Pacifica’s transition from gift brand to beauty brand has been given the stamp of approval from specialty beauty retailers.
This story first appeared in the April 17, 2009 issue of WWD. Subscribe Today.
The Portland, Ore.-based fragrance marketer started rolling out its products to Sephora stores in the U.S. last month and is entering C.O. Bigelow this month. The retail launches are the result of a push by husband and wife Billy Taylor and Brook Harvey-Taylor — founders of Pacifica, largely a candle specialist in the past, distributed through regional gift-oriented sales representatives — into the beauty market that began to gain momentum two years ago with the release of spray perfumes.
“It is by far the most exciting time in the history of our brand,” said 45-year-old Taylor, who handles operations at Pacifica, which was established in 1998. “We really have clarified our message, and we have the retail partners that can successfully deliver that message.” Added Harvey-Taylor, 39, the creative force behind Pacifica, “As we go forward with Pacifica, our focus is really on the experience with fragrance and that really is within the beauty realm.”
At beauty stores, the couple explained, Pacifica’s positioning as a natural brand that offers luxurious yet affordable perfumes and related products is paramount. Pacifica’s assortment contains 23 fragrances, with bestsellers being Tahitian Gardenia, Tuscan Blood Orange, Hawaiian Ruby Guava and Brazilian Mango Grapefruit, that are available in spray perfumes, body butters, solid perfumes, soaps and soy candles. Sephora is exclusively carrying an $18 body wash in six scents and a $22 body lotion in six scents. In general, Pacifica’s retail prices range from roughly $5 to $22.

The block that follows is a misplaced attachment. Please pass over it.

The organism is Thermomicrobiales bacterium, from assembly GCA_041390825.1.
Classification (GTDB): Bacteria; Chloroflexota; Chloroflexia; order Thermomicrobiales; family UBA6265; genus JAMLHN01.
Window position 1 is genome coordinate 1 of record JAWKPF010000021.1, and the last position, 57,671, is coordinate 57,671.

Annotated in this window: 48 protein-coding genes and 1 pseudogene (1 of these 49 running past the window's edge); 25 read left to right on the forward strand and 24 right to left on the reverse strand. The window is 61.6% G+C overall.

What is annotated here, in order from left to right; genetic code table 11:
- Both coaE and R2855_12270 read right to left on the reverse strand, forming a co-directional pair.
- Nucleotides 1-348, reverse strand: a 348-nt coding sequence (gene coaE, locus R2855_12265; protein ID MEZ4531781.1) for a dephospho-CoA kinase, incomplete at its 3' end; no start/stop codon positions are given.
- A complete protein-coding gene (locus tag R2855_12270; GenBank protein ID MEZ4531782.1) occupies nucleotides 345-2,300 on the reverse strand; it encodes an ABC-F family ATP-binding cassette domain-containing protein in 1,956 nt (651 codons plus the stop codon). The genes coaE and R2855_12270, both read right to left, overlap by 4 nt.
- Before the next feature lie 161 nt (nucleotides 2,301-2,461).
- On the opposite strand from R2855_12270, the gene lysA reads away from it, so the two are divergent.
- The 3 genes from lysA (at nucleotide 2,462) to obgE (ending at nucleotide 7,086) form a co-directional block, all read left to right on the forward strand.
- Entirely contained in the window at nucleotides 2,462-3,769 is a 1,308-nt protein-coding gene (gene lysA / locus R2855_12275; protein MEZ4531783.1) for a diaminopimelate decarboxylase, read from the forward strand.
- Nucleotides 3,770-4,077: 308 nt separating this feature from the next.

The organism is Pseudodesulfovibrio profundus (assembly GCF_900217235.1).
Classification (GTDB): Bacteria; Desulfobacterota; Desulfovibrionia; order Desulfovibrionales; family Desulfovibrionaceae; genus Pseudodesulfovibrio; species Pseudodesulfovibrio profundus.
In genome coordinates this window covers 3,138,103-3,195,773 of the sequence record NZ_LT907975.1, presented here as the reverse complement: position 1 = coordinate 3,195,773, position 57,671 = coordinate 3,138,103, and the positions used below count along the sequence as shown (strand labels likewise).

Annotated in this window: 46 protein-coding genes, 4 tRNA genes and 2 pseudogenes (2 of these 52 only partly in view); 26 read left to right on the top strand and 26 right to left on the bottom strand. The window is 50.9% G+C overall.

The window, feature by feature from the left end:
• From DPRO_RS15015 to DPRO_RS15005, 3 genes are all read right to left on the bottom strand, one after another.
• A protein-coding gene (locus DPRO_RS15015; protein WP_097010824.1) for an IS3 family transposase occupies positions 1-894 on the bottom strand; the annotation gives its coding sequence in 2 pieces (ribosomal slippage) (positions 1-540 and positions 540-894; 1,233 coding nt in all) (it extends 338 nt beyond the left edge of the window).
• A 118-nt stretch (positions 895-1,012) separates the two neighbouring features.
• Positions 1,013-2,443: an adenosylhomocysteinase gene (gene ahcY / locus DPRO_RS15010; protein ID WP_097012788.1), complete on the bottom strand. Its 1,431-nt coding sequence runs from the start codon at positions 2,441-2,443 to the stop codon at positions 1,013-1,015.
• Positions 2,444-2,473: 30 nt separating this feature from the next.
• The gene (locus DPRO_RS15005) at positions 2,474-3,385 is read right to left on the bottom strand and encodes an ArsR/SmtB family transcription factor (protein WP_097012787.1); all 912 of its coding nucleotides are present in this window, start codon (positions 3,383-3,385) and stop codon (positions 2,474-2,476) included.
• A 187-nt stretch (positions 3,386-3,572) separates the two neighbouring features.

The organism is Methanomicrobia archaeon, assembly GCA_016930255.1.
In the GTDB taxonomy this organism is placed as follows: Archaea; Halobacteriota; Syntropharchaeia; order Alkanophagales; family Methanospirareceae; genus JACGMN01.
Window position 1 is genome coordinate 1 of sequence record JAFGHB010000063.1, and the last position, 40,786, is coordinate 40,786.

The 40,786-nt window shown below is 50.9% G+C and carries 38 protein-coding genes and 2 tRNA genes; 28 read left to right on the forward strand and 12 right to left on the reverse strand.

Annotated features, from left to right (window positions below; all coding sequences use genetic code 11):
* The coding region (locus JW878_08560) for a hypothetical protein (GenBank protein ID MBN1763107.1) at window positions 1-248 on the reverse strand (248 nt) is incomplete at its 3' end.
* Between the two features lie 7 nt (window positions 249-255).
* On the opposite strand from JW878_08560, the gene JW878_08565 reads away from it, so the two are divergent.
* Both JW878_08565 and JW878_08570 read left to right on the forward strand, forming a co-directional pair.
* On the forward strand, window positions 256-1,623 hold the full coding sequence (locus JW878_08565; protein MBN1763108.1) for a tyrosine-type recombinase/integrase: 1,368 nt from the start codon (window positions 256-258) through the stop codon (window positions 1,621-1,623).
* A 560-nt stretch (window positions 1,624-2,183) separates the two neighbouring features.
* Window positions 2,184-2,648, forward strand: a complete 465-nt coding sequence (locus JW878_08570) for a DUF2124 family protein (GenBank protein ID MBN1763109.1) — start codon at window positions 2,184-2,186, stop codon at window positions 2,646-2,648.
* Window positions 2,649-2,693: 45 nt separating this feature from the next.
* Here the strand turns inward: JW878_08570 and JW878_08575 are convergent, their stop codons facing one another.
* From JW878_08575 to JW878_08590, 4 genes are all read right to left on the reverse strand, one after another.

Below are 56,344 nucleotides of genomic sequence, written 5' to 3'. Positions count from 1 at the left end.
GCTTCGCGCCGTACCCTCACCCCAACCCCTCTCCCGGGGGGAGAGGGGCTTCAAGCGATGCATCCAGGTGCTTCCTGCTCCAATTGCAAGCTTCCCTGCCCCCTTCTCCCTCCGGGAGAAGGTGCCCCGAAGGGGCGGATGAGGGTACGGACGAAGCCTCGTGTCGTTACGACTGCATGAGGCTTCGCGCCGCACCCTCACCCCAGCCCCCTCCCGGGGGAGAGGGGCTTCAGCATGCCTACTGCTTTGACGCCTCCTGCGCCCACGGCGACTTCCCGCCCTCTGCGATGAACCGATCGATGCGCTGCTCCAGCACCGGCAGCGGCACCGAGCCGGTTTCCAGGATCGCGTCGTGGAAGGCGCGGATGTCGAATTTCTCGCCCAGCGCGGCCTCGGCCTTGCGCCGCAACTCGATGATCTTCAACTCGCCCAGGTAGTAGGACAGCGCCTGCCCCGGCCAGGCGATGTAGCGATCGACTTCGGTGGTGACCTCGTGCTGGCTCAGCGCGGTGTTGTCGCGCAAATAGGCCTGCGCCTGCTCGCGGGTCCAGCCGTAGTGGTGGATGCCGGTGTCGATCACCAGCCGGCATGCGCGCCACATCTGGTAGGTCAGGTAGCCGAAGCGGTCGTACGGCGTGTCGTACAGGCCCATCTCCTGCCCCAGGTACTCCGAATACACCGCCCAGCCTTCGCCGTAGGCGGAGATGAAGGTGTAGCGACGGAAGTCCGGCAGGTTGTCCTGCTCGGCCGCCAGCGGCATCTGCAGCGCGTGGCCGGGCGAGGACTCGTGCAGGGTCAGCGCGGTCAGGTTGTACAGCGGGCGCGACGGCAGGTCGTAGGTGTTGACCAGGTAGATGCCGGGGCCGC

“People love the fact that [Pacifica] is not a big commitment. It is not like [buying] a signature fragrance that is going to wear you around all day,” said Taylor. “Another reason we are launching at C.O. Bigelow and at Sephora is that Pacifica is a good value. In today’s economy, that is of great concern to their customers. They want great quality at a good price.”
Harvey-Taylor prides herself on creating wearable perfumes often rooted in fragrances inspired by places. For example, the history of Lotus Garden, a fragrance introduced last month, can be traced to a lotus garden in Santa Barbara, Calif., not far from the home she shares with Taylor. While sojourning in the garden, Harvey-Taylor took in all the smells, down to the dirt, and reminisced about a trip to Anchor Wat, Cambodia. After about a year in development, Harvey-Taylor settled upon a Lotus Garden fragrance drawing upon the garden and the trip.
Pacifica has regularly released one to two fragrances per year, although Taylor and Harvey-Taylor anticipate the number of new fragrances released annually will slow in the future as the number of product extensions based on existing fragrances mounts. They said the fragrances appeal to a broad array of customers ages 18 to 60, but added that Pacifica’s arrival at Sephora and the addition of solid perfumes last year have helped the brand attract younger audiences.
In the U.S., Taylor estimated that Pacifica has a significant presence, which he defined as at least seven to 12 fragrances, in some 750 doors, including Whole Foods and Sephora. He projected that Pacifica’s wholesale sales will total $13 million to $15 million this year, up about 15 percent from last year.